Everyone is using hashtags. You’ll see them on Twitter, Instagram, Vine, Pinterest, and, for those stubborn holdouts, on Facebook (which doesn’t support hashtags at this time, but may in the future.) But why are hashtags valuable for marketers, and how can you use them?
How to Use Hashtags for Marketing
Hashtags are a great way to search for what people are talking about in your industry or market space. They’re also great for monitoring mentions of your brand on social media platforms. But, hashtags only work well for marketing when there is a thoughtful, targeted strategy applied to them.
For example, creating a unique hashtag to draw attention to your brand name, a new product or service launch, an upcoming event, or a contest or promotion is a great way to increase engagement in a measurable, tangible way. In order for this strategy to work, you’ll need to promote the hashtag. Get the hashtag some more visibility by paying to promote tweets that mention it. Include it on marketing materials, whether they’re for print or online. Mention it on all social media channels, not just the ones that actively support hashtags, so that you can drive traffic to the correct social media platform.
Steps to Creating a Successful Hashtag Campaign
Of course, creating a hashtag isn’t as easy as just throwing out the first idea that you come up with. Hashtags need to follow some specific guidelines to ensure that they have a higher potential for taking off. Below are a few tips for using hashtags correctly in marketing campaigns:
- Do Your Due Diligence. Make sure that other brands or ideas/concepts aren’t already using your proposed hashtag. This could lead to an unintended association or identity, never a good thing when it comes to branding (consistency and attention to detail is key).
- Use Capital Letters. It sounds silly, but using capital letters to separate the words can mean the difference between a great hashtag and an unintentionally confusing and even insulting one (like the hashtag #nowthatchersdead that surfaced after Margaret Thatcher died. It was mistaken for “Now that Cher is Dead.” Not a good mistake).
- Use Different Hashtags for Different Events/Promotions. It’s easier to track hashtags if each hashtag is unique to a specific initiative. Just make sure they’re clear, otherwise they can confuse consumers (and you!)
- Don’t Hashtag Stuff. We all hate that Twitter user. The one that uses 120 of the 140 characters on hashtags. Tweets (or other social posts) with too many hashtags are confusing and look more like they came from a robot than a real person.
- Keep it Short. Short, sweet hashtags are memorable and easy to use, plus don’t take up the entire 140 characters in a Tweet.
April 30th, 2013
Rice Krispies had a problem. They had spent so many years marketing their cereal as perfect for making sugary, sweet treats that they were seen as an indulgence. Rice Krispies were perceived as treat, not an everyday breakfast option moms could offer to their children. To combat their public persona, Rice Krispies decided to go back to basics.
Real Moms & Kids, Real Results
Because moms had begun to think that Rice Krispies themselves were sugary and sweet, the cereal was no longer perceived the way it wanted to be – as an everyday experience that tasted good and was good for you. So, Rice Krispies decided to enlist the help of real moms to change other mom’s perceptions.
Rice Krispies took a look at how moms and children were interacting with Rice Krispies both on and offline. Of course, their first stop was their already-existing fan base on Facebook. They also tapped into their brand advocates in their CRM system. Rice Krispies made it easy for moms to share photos of their children enjoying Rice Krispies as a healthy breakfast. Rice Krispies then used these photos as part of a campaign showcasing real moms and kids that drove traffic to the Rice Krispies Facebook page (where more of this type of content was displayed).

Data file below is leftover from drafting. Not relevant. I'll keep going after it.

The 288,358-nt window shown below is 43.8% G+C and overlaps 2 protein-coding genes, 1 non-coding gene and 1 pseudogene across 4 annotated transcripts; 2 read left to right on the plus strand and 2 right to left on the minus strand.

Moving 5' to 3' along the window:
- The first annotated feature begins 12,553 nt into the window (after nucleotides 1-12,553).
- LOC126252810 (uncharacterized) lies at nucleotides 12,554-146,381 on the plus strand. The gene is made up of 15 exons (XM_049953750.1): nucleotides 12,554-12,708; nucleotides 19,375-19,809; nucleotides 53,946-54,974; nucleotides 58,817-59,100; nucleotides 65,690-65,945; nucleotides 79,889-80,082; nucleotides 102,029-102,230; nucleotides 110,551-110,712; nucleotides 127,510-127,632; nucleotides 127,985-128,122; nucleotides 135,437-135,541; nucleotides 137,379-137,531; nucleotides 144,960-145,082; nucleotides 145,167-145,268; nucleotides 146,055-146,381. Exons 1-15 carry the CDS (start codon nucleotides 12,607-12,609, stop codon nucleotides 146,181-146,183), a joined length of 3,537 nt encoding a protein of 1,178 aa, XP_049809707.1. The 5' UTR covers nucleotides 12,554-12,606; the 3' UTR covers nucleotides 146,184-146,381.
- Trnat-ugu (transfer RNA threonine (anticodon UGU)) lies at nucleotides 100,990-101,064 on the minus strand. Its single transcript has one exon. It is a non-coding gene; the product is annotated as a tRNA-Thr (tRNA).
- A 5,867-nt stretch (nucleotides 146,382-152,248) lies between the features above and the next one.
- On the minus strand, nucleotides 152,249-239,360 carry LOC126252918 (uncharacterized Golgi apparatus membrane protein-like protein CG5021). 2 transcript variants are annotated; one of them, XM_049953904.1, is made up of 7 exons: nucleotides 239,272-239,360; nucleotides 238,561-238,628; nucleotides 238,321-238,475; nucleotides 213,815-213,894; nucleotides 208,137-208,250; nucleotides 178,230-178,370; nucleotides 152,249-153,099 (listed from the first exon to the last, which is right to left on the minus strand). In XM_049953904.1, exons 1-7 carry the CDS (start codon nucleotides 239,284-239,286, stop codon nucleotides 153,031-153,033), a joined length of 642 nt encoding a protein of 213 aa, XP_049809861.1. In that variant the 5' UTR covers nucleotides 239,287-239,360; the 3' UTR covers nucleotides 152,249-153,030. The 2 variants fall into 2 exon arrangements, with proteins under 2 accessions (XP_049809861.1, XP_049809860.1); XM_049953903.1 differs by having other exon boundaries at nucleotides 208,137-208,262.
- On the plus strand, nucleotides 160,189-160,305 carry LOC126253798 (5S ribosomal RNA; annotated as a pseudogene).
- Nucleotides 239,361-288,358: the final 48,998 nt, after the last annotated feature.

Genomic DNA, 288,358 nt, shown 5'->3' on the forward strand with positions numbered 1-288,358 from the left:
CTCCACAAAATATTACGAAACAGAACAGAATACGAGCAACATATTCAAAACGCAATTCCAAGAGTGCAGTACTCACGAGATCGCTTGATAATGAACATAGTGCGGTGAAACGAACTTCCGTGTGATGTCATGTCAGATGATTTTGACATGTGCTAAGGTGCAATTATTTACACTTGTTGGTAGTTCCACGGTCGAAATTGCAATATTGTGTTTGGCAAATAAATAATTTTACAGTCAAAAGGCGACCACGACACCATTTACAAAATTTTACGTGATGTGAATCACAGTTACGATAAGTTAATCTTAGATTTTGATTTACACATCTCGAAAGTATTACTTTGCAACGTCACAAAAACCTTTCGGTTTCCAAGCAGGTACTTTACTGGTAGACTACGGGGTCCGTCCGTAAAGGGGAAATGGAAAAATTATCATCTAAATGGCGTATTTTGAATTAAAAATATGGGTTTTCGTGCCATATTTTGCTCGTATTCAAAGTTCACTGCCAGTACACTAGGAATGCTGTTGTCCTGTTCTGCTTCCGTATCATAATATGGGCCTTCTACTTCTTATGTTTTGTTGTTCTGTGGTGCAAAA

This strategy was a ground-up, organic way to drive engagement and change perceptions. As Matt Jordan from Biggs|Gilmore points out, many brands rush into contests or giveaways to motivate followers to share and engage with a typically low-engagement brand. But, that’s not necessarily the way to go. The submissions and content that you receive is usually not authentic, as these consumers aren’t really brand advocates and are just trying to win something. Instead, it’s important to create a campaign with real humanity behind it, one that recognizes that your brand is a part of someone’s life. By engaging with fans on a more emotional level, you’ll encourage authentic sharing.
How to Create Authentic Engagement
As consumers become more and more empowered, brands have less traditional control over their image. Traditionally, a strong branded presence across platforms and a well-thought out, engaging message was enough. Now, however, what’s important isn’t what the brand says. It’s what the consumer interacting with the brand says. Consumers trust other consumers, especially friends, much more than they trust brand messaging and positioning.
But, this doesn’t mean that brands are completely out of control and at the mercy of consumers. It just means that authenticity and a great product/service are crucial to a brand’s success. As a culture, we’re moving away from branded messages and into branded experiences. When consumers interact with brands, especially online, they expect those brands to deliver content that’s shareable – whether it’s funny, heartwrenching, or exciting in some way. Then, of their own accord, consumers will share this information with their friends and will fast become your unpaid brand advocates.